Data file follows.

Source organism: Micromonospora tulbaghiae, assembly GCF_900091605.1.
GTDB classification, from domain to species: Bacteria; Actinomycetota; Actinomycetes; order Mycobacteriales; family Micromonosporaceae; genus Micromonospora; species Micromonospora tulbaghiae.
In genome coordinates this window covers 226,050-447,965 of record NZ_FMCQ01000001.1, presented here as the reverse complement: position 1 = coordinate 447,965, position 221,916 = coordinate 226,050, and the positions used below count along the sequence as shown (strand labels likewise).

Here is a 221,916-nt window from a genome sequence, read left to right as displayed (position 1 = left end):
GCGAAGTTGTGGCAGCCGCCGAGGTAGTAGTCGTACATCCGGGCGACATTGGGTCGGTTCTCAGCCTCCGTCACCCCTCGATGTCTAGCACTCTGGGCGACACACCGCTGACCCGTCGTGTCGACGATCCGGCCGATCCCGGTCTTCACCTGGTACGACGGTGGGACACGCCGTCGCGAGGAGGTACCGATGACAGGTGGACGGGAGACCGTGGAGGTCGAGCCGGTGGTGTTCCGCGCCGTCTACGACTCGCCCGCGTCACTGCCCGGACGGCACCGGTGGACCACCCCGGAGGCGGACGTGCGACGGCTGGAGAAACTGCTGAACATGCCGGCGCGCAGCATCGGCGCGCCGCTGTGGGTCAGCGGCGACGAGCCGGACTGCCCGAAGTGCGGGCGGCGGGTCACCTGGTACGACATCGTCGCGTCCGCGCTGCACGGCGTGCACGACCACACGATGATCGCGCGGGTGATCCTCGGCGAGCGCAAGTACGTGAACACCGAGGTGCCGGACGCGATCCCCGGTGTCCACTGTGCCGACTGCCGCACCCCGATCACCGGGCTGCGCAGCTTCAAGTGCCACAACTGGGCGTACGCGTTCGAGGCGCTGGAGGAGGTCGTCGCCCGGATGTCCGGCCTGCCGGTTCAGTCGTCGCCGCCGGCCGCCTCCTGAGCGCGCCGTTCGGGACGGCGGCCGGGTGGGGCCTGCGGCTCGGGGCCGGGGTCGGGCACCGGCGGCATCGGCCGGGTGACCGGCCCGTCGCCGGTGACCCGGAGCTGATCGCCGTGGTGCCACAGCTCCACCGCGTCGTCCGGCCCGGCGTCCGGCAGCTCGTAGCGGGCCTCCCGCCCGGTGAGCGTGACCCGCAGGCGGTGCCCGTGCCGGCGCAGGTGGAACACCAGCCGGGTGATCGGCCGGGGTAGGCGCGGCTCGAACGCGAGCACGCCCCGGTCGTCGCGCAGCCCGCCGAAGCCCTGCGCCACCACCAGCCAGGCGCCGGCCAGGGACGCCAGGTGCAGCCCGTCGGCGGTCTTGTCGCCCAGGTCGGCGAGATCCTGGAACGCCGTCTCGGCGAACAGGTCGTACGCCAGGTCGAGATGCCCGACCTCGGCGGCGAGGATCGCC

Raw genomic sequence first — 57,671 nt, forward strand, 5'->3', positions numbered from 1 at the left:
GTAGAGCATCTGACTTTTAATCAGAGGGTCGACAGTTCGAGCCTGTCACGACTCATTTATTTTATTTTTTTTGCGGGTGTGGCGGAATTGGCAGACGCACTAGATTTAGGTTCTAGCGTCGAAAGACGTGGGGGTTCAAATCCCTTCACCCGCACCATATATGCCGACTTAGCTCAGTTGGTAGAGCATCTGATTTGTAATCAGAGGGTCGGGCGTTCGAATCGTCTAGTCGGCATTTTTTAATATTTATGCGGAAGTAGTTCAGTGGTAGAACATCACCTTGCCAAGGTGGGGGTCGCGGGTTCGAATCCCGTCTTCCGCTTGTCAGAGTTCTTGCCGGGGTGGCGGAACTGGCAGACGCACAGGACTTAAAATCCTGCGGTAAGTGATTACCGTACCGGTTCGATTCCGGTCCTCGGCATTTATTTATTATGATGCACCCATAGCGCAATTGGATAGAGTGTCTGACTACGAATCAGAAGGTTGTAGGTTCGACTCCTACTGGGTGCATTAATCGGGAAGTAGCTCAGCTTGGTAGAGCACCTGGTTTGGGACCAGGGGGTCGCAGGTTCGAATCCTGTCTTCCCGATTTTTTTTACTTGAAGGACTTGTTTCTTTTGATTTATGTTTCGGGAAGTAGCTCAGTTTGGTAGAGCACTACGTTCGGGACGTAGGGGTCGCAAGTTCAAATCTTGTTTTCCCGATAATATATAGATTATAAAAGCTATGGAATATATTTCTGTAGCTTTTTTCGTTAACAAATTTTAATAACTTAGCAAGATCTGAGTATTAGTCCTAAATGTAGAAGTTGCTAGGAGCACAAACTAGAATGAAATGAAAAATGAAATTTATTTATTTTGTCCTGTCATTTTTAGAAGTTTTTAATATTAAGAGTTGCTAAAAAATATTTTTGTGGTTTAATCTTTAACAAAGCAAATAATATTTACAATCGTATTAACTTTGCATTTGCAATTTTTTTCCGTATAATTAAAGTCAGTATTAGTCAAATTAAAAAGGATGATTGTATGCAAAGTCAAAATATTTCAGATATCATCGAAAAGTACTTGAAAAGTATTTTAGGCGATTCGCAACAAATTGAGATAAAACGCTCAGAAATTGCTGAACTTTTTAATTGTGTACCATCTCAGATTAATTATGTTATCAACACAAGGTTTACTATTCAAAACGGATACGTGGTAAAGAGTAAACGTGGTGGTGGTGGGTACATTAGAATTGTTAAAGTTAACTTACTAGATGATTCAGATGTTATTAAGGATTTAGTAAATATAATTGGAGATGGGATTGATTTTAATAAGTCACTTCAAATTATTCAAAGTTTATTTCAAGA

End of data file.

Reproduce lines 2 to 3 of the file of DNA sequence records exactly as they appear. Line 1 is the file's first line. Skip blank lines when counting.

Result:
GTDB classification, from domain to species: Bacteria; Actinomycetota; Actinomycetes; order Mycobacteriales; family Micromonosporaceae; genus Micromonospora; species Micromonospora tulbaghiae.
In genome coordinates this window covers 226,050-447,965 of record NZ_FMCQ01000001.1, presented here as the reverse complement: position 1 = coordinate 447,965, position 221,916 = coordinate 226,050, and the positions used below count along the sequence as shown (strand labels likewise).